Alan's Vintage Watches
Hi. This is Alan. This page has links to many watches that I have featured with their own individual pages. This page began as a sort of "offshoot" of my original site called Alan's Vintage Watches, as a page called What's New? What's New became a bit cluttered, and the links generally were not accompanied by pictures of the particular watch.
I've essentially cloned What's New? links to this page, but have cleaned up the formatting, and have included pictures of each featured watch by its link, so you can quick-scroll visually. I have listed them in no particular order. There is a wide variety of watches, from Rolex to K-mart, from military issue watches, to watches for kids learning to tell time.
Each featured watch page will have several pictures of the watch, along with various descriptions and other text-based information. Some pages have their own internal links you can follow if interested. Click link or the picture, to get to the page.
Many of these watches I still have, but many I have sold off, and in some cases given away.
Feel free to contact me with any questions or comments about these watches, or about vintage watches in general. Click on this link, to get my email address.
I hope you will enjoy looking through the pages of these featured watches. Thank you for your interest. Alan
Russian watches. This page highlights a number of Russian-made mechanical watches, and includes documents and other information. Timex Marlin reissue 2017. This is not a vintage watch, but it is a mechanical watch very faithfully recreating a classic Timex from 1965. It is the first mechanical watch Timex has made in decades. Page on mechanical digital watches, sometimes called "direct read," or "jump hour" watches. I love these for what they are, but never liked telling time with them. Read on. Sputnik watch, late 1950s or early 1960s. Russian watch. Big page on the watch, and on Sputnik.
Timex Electric. (Link under construction). Early 1960s. The setting crown is on the back. Mechanical watch, run by battery.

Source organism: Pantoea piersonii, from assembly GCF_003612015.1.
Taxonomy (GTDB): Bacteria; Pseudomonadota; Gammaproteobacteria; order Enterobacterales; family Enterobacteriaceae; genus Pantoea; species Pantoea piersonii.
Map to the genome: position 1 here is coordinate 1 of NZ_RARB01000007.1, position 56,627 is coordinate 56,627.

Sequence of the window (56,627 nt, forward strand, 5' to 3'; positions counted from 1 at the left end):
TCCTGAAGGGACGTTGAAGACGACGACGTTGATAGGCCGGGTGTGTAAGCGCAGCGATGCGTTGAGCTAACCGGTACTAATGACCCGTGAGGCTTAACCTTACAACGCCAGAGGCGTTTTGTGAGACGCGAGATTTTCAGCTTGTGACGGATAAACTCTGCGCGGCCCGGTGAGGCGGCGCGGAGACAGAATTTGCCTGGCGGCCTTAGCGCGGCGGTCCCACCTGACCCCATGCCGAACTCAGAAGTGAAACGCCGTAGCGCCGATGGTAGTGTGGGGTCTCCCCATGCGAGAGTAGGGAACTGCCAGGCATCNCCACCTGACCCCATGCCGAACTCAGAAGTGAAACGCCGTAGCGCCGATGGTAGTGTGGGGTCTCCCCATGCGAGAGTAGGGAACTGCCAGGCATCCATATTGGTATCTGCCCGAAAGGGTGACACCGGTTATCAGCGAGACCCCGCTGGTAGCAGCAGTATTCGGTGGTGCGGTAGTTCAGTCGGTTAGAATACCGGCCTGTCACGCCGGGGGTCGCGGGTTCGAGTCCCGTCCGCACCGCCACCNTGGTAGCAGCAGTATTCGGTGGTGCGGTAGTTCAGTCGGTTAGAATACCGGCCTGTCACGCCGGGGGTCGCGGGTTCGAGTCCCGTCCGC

R-X-W Zeromaster RXW. Formerly "Prolex," until Rolex sued them, haha. It was created by Takeshi Sato of Ken Trading in Japan. This is an homage to the rare 1930s Rolex Zerograph. It is a truly amazing watch. Click the link and make sure to scroll to bottom of page to see comments from the creator. Timex "Bullseye" Sprite, 1971-1973. Sometimes called Target or Roulette, this is an iconic and highly sought old Timex. Tremendous amount of information, pics, catalog details and more at this link. Rolex Explorer, ref. 1016. Classic watch from either 1967 or 1969, I cannot remember. One of my favorite watches of all the ones I'ver ever had. Timex Playskook kids watch, 1987. Haha, now they would call it a "Timex x Playskool collaboration," and people would be lining up in sleeping bags outside the Timex store for the limited edition of 500. Maybe not. But I love this watch, and I have worn it unironically. Seiko SUS Military Style Automatic - 4S15. This watch, from 1995 or 1996. The legend goes it was "conceived to introduce to a new generation of Japanese youth, what was for them a novel concept: the analog watch." I believe the legend. It is an amazing watch, and highly sought. Russian medical watch, by Slava. This is a fun, almost crazy looking watch. 1989 : pre-Wall Soviet relic. Scales for timing heart beat, etc. I've got the paperwork for this and it looks like bureaucracy. Timex "TV dial" watch, probably 1970s. Seems very rare; I've only seen just this one. Cannot find any information on it. Appears to have been made at the Timex factory in Dundee, Scotland. 1950s Timex Marlin. "Made in Great Britain." Nice red-tipped arrow seconds hand. Good dial. Timex Color Flicks, 1970s. Sometimes called Color Flix. Dial has three painted color sections, and the seconds hand is replaced by a translucent disc with three color sections. As the disc turns, the overlapping additive color effects are visible. Timex "Mod" Watch, by Todd Snyder x Timex. Recreation of the iconic early 1970s Timex "bullseye" Sprite, in a much larger, robust watch with a steel case, quartz movement. A really fine watch. Page on Ingersoll watches, including this Ingersoll Nurse's watch. 1940s, I am guessing. Pretty nice watch, larger than the Timex nurse watch listed above. Hangs by a pin from nurse's uniform. Notice this one is not upside down, like the Timex. Wittnauer automatic, 1975. Brushed steel case. The shape of the dial can probably be called "TV shaped." The dial color is like pink champagne on ice. We are all just prisoners of our own device. Seiko Field Master Watch, 1980s. Two-headed watch. It is a watch, along with a compass, alarm timer, and map meter. Some people say it was used by covert military operators in Central America. I'm not sure I believe it. It is a very strange piece. Was quite uncomfortable to wear. Dive watches. About a dozen diver watches listed at this page, with pictures. None of these are serious watches a diver would wear, but show the extent to which watch manufacturers wanted to capture the appeal of these types of watches. Timex MIL-W-46374B 1982. The only known Timex made to a military specification. Made to be disposable. Had tritium hands and dial, thus the radioactive symbol. An exceedingly rare Timex. Much has been written about it. J Crew Timex 2008. Military style watch, quartz movement. Maybe the first design "collaboration" between Timex and a major clothing retailer or designer.